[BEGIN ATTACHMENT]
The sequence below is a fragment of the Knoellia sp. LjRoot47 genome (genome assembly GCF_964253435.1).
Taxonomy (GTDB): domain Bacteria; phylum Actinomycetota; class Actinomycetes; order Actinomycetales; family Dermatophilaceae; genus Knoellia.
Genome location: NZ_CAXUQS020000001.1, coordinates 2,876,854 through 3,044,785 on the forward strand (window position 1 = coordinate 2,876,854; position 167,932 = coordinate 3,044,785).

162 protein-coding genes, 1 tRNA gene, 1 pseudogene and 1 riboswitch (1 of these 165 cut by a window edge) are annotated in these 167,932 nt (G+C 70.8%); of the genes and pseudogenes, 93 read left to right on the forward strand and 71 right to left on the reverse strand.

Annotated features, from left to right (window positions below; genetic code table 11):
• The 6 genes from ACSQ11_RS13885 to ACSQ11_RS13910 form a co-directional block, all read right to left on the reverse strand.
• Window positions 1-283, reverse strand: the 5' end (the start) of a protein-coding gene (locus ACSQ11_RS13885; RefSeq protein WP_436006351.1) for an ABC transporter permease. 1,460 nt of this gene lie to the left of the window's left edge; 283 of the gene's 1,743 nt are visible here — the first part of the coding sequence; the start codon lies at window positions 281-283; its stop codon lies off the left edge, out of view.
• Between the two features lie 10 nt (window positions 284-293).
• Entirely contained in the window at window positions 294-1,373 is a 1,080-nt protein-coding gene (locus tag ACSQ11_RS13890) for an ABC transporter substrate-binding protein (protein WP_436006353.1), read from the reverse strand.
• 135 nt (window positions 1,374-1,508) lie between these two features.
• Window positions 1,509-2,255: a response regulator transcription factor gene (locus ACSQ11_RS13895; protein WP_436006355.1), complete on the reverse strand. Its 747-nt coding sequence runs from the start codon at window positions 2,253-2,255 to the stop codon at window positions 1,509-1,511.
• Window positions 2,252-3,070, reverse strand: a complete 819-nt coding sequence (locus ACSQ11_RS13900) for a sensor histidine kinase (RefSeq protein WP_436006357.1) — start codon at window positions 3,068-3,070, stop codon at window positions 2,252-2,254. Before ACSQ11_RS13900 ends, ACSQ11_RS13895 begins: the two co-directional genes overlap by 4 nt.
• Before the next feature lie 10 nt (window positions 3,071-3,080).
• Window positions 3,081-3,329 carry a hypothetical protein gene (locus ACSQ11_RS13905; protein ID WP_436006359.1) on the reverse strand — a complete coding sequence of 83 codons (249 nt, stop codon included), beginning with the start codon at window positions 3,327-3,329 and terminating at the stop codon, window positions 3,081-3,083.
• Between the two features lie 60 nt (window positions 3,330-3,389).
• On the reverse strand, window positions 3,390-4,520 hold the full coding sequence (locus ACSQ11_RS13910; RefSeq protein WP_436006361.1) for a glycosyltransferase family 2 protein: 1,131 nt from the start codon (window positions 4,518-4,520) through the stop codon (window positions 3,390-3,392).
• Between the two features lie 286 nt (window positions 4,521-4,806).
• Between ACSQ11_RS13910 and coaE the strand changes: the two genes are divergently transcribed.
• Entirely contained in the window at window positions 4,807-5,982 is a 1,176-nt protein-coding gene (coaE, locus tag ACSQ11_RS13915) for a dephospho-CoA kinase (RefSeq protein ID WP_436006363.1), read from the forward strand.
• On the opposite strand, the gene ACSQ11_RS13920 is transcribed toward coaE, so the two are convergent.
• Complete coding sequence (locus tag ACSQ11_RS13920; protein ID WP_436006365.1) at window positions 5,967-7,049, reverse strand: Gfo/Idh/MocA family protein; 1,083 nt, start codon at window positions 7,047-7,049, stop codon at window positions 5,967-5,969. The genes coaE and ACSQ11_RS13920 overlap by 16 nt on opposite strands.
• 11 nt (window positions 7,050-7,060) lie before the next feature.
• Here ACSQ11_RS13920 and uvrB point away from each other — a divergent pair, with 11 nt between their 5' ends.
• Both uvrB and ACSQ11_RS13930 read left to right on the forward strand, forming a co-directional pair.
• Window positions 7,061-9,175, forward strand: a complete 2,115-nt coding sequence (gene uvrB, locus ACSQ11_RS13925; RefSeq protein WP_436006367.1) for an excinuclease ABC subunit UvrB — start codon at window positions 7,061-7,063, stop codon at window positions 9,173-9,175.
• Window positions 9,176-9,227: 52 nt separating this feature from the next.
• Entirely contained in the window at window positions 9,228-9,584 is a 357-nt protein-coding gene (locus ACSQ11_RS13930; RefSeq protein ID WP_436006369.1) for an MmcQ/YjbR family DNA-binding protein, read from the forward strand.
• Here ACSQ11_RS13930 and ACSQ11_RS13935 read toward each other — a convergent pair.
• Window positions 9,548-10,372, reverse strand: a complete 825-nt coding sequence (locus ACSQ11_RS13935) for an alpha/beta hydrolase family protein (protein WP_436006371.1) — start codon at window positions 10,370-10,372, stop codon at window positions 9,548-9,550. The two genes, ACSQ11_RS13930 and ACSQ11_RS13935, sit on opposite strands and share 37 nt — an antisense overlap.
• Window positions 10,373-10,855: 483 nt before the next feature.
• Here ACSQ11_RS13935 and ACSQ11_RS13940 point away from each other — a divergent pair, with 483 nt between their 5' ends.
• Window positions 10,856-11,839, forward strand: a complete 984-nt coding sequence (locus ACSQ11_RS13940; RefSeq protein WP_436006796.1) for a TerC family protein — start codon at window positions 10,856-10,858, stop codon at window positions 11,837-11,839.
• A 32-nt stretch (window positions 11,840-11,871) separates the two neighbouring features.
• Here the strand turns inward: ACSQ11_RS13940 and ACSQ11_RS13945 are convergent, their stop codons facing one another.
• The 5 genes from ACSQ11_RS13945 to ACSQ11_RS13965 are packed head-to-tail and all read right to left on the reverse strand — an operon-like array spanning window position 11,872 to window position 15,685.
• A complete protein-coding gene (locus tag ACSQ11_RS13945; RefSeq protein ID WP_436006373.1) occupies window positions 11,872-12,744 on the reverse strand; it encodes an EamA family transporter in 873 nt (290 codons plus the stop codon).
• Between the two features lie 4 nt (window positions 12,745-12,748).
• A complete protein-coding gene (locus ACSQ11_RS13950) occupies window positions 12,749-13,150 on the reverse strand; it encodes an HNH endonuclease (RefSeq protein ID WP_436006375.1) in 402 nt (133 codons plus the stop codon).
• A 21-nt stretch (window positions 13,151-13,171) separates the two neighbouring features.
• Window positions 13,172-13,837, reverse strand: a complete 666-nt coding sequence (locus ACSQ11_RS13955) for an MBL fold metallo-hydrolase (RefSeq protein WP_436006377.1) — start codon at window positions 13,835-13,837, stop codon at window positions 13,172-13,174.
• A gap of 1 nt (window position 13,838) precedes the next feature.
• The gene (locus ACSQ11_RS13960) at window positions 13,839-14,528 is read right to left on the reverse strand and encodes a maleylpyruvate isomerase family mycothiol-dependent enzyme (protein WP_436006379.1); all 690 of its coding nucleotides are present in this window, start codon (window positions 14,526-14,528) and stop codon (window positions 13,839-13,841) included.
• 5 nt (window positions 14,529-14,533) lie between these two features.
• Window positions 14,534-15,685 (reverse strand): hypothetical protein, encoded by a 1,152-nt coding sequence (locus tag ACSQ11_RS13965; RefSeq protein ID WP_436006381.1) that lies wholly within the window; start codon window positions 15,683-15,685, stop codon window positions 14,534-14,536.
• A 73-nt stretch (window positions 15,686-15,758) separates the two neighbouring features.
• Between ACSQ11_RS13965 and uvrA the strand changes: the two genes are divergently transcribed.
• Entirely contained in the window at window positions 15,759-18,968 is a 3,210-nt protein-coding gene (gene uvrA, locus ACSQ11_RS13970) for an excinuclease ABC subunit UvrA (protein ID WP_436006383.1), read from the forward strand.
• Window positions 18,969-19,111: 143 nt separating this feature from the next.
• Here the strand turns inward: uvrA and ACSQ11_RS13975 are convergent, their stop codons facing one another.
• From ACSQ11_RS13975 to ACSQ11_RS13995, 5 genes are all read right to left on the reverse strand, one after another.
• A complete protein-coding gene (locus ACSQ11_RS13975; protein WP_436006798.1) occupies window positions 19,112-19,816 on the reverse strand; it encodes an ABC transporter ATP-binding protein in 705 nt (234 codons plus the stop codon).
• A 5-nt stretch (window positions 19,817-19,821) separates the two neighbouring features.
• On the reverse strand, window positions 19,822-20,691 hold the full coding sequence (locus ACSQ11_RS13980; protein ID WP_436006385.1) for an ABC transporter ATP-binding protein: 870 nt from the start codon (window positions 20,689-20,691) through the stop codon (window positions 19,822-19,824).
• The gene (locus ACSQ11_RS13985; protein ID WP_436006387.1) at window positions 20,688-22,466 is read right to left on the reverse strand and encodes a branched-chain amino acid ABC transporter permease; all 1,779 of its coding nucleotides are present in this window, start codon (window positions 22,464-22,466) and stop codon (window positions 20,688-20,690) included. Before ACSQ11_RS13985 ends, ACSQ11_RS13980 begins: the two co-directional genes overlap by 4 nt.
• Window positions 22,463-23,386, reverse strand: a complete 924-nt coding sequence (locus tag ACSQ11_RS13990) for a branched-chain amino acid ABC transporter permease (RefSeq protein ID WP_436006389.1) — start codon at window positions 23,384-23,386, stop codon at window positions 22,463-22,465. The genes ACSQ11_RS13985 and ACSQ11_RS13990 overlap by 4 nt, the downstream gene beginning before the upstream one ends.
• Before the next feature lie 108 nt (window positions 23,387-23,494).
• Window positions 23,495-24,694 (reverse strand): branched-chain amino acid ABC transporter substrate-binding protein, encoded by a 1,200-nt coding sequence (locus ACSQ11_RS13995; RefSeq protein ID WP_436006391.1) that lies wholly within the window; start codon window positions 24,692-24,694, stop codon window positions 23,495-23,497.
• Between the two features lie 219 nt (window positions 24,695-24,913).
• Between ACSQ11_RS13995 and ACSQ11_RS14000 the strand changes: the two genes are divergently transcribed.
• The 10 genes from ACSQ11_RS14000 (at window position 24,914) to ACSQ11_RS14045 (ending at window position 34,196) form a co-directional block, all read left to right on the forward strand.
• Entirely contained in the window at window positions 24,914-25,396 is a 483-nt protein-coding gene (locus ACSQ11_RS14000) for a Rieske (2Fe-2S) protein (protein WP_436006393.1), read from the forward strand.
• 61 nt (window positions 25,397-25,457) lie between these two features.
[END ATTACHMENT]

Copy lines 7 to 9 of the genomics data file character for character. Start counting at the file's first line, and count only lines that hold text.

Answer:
• Window positions 1-283, reverse strand: the 5' end (the start) of a protein-coding gene (locus ACSQ11_RS13885; RefSeq protein WP_436006351.1) for an ABC transporter permease. 1,460 nt of this gene lie to the left of the window's left edge; 283 of the gene's 1,743 nt are visible here — the first part of the coding sequence; the start codon lies at window positions 281-283; its stop codon lies off the left edge, out of view.
• Between the two features lie 10 nt (window positions 284-293).
• Entirely contained in the window at window positions 294-1,373 is a 1,080-nt protein-coding gene (locus tag ACSQ11_RS13890) for an ABC transporter substrate-binding protein (protein WP_436006353.1), read from the reverse strand.